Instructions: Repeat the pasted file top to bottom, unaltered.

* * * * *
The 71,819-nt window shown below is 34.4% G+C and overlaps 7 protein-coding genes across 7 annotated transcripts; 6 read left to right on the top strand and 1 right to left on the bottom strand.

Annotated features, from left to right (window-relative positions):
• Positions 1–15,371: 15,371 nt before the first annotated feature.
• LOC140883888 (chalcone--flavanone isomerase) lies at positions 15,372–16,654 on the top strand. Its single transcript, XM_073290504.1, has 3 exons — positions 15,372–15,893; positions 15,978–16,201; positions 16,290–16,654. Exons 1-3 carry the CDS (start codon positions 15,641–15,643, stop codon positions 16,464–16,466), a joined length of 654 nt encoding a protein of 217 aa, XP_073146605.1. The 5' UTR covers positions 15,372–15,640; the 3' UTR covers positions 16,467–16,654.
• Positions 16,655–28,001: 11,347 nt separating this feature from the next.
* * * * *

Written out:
The 71,819-nt window shown below is 34.4% G+C and overlaps 7 protein-coding genes across 7 annotated transcripts; 6 read left to right on the top strand and 1 right to left on the bottom strand.

Annotated features, from left to right (window-relative positions):
• Positions 1–15,371: 15,371 nt before the first annotated feature.
• LOC140883888 (chalcone--flavanone isomerase) lies at positions 15,372–16,654 on the top strand. Its single transcript, XM_073290504.1, has 3 exons — positions 15,372–15,893; positions 15,978–16,201; positions 16,290–16,654. Exons 1-3 carry the CDS (start codon positions 15,641–15,643, stop codon positions 16,464–16,466), a joined length of 654 nt encoding a protein of 217 aa, XP_073146605.1. The 5' UTR covers positions 15,372–15,640; the 3' UTR covers positions 16,467–16,654.
• Positions 16,655–28,001: 11,347 nt separating this feature from the next.